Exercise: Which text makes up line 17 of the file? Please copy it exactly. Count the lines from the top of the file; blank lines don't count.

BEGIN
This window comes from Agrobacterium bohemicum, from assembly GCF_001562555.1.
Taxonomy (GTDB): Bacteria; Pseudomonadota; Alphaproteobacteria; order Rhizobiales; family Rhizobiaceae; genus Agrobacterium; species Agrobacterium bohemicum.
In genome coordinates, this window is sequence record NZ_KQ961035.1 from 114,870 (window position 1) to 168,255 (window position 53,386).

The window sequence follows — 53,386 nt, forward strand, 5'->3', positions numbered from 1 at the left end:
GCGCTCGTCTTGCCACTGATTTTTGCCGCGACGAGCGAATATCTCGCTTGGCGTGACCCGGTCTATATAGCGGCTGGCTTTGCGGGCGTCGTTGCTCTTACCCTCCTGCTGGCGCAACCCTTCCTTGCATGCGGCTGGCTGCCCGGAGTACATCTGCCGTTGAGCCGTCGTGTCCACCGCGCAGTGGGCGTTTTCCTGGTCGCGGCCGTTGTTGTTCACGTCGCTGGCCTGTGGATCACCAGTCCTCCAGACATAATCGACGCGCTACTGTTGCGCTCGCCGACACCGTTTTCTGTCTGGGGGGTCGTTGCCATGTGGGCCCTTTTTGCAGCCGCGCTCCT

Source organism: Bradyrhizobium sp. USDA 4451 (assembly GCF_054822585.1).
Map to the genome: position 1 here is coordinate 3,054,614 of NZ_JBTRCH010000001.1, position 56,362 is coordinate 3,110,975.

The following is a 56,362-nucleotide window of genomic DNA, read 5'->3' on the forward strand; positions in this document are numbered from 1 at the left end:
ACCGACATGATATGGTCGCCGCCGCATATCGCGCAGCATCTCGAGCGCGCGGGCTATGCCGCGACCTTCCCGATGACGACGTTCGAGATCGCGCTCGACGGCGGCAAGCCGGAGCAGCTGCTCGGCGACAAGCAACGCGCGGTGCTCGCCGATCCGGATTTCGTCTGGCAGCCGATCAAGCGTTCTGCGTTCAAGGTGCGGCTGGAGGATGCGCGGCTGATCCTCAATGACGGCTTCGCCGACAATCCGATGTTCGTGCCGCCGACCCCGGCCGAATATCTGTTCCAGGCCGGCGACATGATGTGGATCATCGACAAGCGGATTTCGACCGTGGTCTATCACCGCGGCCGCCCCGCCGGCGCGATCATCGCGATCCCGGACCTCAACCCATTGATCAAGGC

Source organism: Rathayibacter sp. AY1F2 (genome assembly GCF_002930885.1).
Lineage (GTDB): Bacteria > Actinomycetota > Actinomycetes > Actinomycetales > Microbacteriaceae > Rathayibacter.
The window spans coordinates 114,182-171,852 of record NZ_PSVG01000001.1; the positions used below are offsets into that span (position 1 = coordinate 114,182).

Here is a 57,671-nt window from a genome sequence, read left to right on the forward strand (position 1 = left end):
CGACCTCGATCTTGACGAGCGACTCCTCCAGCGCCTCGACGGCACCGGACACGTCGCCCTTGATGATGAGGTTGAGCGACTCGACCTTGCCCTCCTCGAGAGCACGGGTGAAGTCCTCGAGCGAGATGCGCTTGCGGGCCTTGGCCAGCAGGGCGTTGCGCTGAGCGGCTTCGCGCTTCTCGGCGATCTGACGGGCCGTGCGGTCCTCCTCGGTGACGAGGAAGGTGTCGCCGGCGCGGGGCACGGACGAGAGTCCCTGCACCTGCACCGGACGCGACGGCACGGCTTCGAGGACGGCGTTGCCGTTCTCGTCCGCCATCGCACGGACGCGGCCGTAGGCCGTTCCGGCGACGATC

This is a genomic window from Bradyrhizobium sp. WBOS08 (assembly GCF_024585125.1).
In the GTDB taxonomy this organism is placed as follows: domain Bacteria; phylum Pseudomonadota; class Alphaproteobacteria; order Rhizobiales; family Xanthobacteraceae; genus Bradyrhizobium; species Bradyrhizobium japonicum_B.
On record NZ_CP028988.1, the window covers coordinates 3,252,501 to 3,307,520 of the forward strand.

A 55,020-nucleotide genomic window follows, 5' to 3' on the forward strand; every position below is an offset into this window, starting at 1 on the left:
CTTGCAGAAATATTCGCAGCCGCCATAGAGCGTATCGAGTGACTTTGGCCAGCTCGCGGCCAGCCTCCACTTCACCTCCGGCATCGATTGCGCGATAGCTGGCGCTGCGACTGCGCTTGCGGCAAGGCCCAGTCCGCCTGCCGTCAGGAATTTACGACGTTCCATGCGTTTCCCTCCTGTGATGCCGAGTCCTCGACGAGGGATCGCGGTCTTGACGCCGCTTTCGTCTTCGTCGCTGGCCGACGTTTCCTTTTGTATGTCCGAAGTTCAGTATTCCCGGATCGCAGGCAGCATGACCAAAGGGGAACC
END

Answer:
On record NZ_CP028988.1, the window covers coordinates 3,252,501 to 3,307,520 of the forward strand.